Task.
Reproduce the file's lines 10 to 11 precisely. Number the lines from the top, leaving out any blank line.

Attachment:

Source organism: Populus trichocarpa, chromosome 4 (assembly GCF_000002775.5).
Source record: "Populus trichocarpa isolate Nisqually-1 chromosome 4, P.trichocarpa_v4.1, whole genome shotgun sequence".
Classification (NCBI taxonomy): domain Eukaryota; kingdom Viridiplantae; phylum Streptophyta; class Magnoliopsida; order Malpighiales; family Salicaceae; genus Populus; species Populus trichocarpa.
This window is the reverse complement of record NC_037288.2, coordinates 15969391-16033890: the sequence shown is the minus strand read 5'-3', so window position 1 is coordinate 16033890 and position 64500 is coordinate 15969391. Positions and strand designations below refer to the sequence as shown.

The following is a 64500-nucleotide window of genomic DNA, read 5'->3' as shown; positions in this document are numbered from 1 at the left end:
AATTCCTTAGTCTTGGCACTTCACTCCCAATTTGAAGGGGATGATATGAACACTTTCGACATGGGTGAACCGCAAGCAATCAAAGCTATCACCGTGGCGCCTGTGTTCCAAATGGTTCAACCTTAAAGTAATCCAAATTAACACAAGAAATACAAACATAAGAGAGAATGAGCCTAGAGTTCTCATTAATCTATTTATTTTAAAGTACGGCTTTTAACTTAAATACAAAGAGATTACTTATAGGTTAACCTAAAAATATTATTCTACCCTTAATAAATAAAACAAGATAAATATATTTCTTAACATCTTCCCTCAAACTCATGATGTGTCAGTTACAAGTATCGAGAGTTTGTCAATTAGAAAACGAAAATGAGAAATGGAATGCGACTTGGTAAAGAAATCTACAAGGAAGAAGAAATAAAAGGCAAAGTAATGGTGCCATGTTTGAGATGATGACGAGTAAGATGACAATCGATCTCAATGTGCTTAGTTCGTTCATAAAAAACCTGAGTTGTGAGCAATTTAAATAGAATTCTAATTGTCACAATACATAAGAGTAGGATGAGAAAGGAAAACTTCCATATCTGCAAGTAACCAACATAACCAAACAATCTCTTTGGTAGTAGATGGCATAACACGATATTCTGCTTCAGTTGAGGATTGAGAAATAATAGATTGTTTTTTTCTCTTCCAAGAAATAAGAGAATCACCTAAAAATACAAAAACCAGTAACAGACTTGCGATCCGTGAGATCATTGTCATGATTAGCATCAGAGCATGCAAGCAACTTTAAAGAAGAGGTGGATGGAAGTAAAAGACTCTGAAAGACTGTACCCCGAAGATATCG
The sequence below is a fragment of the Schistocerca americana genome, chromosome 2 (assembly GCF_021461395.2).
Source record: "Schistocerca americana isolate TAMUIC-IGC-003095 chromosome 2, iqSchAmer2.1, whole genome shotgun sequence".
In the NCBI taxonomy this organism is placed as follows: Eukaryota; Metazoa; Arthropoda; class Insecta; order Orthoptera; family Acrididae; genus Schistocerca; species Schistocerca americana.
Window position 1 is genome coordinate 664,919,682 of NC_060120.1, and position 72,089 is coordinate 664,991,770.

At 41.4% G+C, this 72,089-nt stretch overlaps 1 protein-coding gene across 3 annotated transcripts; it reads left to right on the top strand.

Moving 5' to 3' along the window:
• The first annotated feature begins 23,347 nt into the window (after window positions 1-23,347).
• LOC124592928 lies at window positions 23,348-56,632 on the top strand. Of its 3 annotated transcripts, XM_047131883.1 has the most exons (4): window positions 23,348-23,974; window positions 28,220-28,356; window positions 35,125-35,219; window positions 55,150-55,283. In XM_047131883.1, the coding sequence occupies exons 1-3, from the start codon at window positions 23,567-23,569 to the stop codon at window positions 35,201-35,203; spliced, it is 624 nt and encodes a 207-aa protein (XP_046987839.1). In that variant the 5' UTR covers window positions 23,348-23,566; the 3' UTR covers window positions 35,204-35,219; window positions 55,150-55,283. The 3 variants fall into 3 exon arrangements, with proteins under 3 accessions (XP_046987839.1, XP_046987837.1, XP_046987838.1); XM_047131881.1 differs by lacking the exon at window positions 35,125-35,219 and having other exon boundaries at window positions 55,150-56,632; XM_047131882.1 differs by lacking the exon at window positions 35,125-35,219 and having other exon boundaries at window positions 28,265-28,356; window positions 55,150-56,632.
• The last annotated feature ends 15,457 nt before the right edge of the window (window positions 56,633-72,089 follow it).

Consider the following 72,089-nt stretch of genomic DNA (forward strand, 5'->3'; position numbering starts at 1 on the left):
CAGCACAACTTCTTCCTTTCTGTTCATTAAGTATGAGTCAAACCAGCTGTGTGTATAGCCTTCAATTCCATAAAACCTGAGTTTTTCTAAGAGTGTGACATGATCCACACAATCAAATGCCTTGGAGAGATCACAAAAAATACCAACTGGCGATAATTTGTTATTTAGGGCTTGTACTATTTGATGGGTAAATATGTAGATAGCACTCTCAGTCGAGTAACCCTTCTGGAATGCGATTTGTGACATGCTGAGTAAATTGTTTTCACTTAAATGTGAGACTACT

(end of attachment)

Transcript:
Window position 1 is genome coordinate 664,919,682 of NC_060120.1, and position 72,089 is coordinate 664,991,770.

At 41.4% G+C, this 72,089-nt stretch overlaps 1 protein-coding gene across 3 annotated transcripts; it reads left to right on the top strand.